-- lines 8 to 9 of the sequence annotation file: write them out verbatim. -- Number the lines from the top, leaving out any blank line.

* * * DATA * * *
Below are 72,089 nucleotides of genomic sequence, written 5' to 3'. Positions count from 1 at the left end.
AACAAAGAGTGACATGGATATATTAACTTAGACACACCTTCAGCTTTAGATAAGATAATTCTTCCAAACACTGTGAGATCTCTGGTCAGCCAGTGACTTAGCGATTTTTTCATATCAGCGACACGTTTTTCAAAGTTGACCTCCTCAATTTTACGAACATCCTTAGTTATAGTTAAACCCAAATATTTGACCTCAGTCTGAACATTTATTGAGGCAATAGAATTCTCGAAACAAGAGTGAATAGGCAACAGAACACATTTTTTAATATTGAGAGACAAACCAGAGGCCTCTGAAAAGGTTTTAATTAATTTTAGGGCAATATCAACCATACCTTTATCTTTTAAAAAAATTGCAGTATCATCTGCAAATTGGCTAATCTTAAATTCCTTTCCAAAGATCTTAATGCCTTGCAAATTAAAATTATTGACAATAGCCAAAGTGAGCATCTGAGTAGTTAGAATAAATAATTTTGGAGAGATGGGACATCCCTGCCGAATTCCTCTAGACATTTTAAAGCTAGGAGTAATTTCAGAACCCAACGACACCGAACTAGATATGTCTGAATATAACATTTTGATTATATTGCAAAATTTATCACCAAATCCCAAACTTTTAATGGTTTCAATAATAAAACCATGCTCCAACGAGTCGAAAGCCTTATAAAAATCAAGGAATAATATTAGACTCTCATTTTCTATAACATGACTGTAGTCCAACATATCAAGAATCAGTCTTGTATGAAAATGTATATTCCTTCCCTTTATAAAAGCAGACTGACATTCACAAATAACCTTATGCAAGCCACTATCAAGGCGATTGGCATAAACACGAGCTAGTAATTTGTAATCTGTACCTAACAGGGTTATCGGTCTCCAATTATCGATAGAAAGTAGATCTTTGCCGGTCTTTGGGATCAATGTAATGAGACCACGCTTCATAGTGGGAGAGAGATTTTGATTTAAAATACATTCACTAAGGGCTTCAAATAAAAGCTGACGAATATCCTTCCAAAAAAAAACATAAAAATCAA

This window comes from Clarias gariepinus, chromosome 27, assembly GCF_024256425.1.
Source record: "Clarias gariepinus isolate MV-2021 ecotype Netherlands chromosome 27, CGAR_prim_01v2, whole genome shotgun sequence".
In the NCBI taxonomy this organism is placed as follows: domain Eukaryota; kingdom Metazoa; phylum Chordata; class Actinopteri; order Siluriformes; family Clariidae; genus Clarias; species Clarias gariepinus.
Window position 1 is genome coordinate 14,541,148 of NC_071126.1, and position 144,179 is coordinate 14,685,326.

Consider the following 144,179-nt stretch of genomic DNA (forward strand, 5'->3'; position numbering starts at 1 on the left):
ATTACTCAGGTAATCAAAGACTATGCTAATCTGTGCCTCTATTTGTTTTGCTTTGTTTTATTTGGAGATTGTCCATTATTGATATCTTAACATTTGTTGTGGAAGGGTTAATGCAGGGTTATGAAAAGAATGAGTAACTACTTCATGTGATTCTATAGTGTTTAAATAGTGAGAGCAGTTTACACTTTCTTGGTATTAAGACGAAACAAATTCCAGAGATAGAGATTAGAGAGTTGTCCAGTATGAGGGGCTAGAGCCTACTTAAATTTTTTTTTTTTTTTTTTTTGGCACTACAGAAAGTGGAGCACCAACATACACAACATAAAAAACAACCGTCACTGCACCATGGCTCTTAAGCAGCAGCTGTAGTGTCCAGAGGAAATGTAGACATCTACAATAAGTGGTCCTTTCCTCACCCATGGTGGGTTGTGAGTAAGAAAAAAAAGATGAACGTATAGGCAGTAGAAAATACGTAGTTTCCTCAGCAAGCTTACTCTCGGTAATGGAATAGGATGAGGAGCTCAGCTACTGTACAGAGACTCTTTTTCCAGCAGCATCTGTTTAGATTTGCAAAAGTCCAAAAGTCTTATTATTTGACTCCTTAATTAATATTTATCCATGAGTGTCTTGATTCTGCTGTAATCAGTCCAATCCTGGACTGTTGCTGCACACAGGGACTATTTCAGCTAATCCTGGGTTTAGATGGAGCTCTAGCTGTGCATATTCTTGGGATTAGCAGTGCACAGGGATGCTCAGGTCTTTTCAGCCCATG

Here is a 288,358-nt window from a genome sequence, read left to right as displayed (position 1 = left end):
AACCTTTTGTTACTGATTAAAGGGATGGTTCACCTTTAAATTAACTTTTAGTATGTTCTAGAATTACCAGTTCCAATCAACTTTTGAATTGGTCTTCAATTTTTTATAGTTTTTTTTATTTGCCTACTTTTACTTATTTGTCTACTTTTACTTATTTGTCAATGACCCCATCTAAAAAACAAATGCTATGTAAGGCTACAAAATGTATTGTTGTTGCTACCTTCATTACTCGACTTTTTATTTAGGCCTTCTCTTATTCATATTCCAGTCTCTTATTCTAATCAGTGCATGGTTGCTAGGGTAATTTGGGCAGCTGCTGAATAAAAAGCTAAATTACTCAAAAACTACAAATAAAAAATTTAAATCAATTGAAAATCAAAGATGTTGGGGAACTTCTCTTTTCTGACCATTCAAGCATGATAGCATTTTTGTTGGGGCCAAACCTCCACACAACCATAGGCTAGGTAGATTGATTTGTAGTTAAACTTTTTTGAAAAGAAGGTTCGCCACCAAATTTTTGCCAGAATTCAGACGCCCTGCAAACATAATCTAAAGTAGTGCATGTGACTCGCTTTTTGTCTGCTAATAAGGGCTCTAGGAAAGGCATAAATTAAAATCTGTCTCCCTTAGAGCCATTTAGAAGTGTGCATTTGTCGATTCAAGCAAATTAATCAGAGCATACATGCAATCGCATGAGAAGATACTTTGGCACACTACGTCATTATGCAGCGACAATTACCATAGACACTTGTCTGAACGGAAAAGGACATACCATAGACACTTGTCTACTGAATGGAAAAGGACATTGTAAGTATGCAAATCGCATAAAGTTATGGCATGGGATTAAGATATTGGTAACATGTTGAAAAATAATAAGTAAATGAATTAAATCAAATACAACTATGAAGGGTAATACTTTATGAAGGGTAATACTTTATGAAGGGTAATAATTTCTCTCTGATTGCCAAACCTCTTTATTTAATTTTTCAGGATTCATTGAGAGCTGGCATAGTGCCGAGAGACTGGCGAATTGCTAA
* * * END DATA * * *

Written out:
ATTACTCAGGTAATCAAAGACTATGCTAATCTGTGCCTCTATTTGTTTTGCTTTGTTTTATTTGGAGATTGTCCATTATTGATATCTTAACATTTGTTGTGGAAGGGTTAATGCAGGGTTATGAAAAGAATGAGTAACTACTTCATGTGATTCTATAGTGTTTAAATAGTGAGAGCAGTTTACACTTTCTTGGTATTAAGACGAAACAAATTCCAGAGATAGAGATTAGAGAGTTGTCCAGTATGAGGGGCTAGAGCCTACTTAAATTTTTTTTTTTTTTTTTTTTGGCACTACAGAAAGTGGAGCACCAACATACACAACATAAAAAACAACCGTCACTGCACCATGGCTCTTAAGCAGCAGCTGTAGTGTCCAGAGGAAATGTAGACATCTACAATAAGTGGTCCTTTCCTCACCCATGGTGGGTTGTGAGTAAGAAAAAAAAGATGAACGTATAGGCAGTAGAAAATACGTAGTTTCCTCAGCAAGCTTACTCTCGGTAATGGAATAGGATGAGGAGCTCAGCTACTGTACAGAGACTCTTTTTCCAGCAGCATCTGTTTAGATTTGCAAAAGTCCAAAAGTCTTATTATTTGACTCCTTAATTAATATTTATCCATGAGTGTCTTGATTCTGCTGTAATCAGTCCAATCCTGGACTGTTGCTGCACACAGGGACTATTTCAGCTAATCCTGGGTTTAGATGGAGCTCTAGCTGTGCATATTCTTGGGATTAGCAGTGCACAGGGATGCTCAGGTCTTTTCAGCCCATG

Here is a 288,358-nt window from a genome sequence, read left to right as displayed (position 1 = left end):